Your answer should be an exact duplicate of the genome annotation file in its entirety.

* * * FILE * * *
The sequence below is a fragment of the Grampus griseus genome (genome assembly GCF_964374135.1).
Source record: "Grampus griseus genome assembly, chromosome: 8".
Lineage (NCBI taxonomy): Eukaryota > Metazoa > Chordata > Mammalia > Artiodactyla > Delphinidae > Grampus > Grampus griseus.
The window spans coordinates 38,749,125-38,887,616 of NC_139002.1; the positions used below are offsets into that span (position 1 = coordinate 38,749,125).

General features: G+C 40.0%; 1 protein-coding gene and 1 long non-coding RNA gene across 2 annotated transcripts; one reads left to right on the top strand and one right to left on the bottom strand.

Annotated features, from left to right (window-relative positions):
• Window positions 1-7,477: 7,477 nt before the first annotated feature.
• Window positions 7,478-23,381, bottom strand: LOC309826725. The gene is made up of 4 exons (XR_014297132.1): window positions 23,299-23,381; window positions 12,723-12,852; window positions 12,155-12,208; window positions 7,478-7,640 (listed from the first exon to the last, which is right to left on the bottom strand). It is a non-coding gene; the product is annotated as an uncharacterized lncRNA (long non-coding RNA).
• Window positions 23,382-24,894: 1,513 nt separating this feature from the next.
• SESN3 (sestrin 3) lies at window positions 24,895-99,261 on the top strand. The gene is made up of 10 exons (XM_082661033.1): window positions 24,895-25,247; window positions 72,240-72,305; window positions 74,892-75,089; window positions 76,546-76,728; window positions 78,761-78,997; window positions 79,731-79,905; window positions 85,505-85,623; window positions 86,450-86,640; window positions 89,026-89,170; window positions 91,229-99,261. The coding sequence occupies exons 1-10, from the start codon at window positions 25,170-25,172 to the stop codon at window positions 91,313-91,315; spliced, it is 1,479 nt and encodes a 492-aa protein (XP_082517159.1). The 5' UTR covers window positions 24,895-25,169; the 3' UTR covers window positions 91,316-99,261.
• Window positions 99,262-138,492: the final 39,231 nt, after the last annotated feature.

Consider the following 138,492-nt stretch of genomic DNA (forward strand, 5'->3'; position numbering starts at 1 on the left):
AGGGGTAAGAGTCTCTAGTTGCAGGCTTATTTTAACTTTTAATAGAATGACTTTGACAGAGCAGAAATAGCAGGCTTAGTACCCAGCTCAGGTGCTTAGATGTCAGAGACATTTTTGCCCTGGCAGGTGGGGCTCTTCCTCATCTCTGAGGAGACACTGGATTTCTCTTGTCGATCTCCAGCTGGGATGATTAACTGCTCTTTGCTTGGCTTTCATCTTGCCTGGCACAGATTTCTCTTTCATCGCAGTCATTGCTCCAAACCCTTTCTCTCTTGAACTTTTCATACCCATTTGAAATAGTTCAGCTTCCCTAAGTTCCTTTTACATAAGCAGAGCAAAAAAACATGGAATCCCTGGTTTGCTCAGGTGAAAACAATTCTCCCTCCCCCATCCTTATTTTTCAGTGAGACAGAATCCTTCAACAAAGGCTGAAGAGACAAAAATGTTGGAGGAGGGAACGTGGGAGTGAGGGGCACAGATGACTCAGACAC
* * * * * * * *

The sequence below is a fragment of the Grampus griseus genome (genome assembly GCF_964374135.1).
Source record: "Grampus griseus genome assembly, chromosome: 8".
Lineage (NCBI taxonomy): Eukaryota > Metazoa > Chordata > Mammalia > Artiodactyla > Delphinidae > Grampus > Grampus griseus.
The window spans coordinates 38,749,125-38,887,616 of NC_139002.1; the positions used below are offsets into that span (position 1 = coordinate 38,749,125).

General features: G+C 40.0%; 1 protein-coding gene and 1 long non-coding RNA gene across 2 annotated transcripts; one reads left to right on the top strand and one right to left on the bottom strand.

Annotated features, from left to right (window-relative positions):
• Window positions 1-7,477: 7,477 nt before the first annotated feature.
• Window positions 7,478-23,381, bottom strand: LOC309826725. The gene is made up of 4 exons (XR_014297132.1): window positions 23,299-23,381; window positions 12,723-12,852; window positions 12,155-12,208; window positions 7,478-7,640 (listed from the first exon to the last, which is right to left on the bottom strand). It is a non-coding gene; the product is annotated as an uncharacterized lncRNA (long non-coding RNA).
• Window positions 23,382-24,894: 1,513 nt separating this feature from the next.
• SESN3 (sestrin 3) lies at window positions 24,895-99,261 on the top strand. The gene is made up of 10 exons (XM_082661033.1): window positions 24,895-25,247; window positions 72,240-72,305; window positions 74,892-75,089; window positions 76,546-76,728; window positions 78,761-78,997; window positions 79,731-79,905; window positions 85,505-85,623; window positions 86,450-86,640; window positions 89,026-89,170; window positions 91,229-99,261. The coding sequence occupies exons 1-10, from the start codon at window positions 25,170-25,172 to the stop codon at window positions 91,313-91,315; spliced, it is 1,479 nt and encodes a 492-aa protein (XP_082517159.1). The 5' UTR covers window positions 24,895-25,169; the 3' UTR covers window positions 91,316-99,261.
• Window positions 99,262-138,492: the final 39,231 nt, after the last annotated feature.

Consider the following 138,492-nt stretch of genomic DNA (forward strand, 5'->3'; position numbering starts at 1 on the left):
AGGGGTAAGAGTCTCTAGTTGCAGGCTTATTTTAACTTTTAATAGAATGACTTTGACAGAGCAGAAATAGCAGGCTTAGTACCCAGCTCAGGTGCTTAGATGTCAGAGACATTTTTGCCCTGGCAGGTGGGGCTCTTCCTCATCTCTGAGGAGACACTGGATTTCTCTTGTCGATCTCCAGCTGGGATGATTAACTGCTCTTTGCTTGGCTTTCATCTTGCCTGGCACAGATTTCTCTTTCATCGCAGTCATTGCTCCAAACCCTTTCTCTCTTGAACTTTTCATACCCATTTGAAATAGTTCAGCTTCCCTAAGTTCCTTTTACATAAGCAGAGCAAAAAAACATGGAATCCCTGGTTTGCTCAGGTGAAAACAATTCTCCCTCCCCCATCCTTATTTTTCAGTGAGACAGAATCCTTCAACAAAGGCTGAAGAGACAAAAATGTTGGAGGAGGGAACGTGGGAGTGAGGGGCACAGATGACTCAGACAC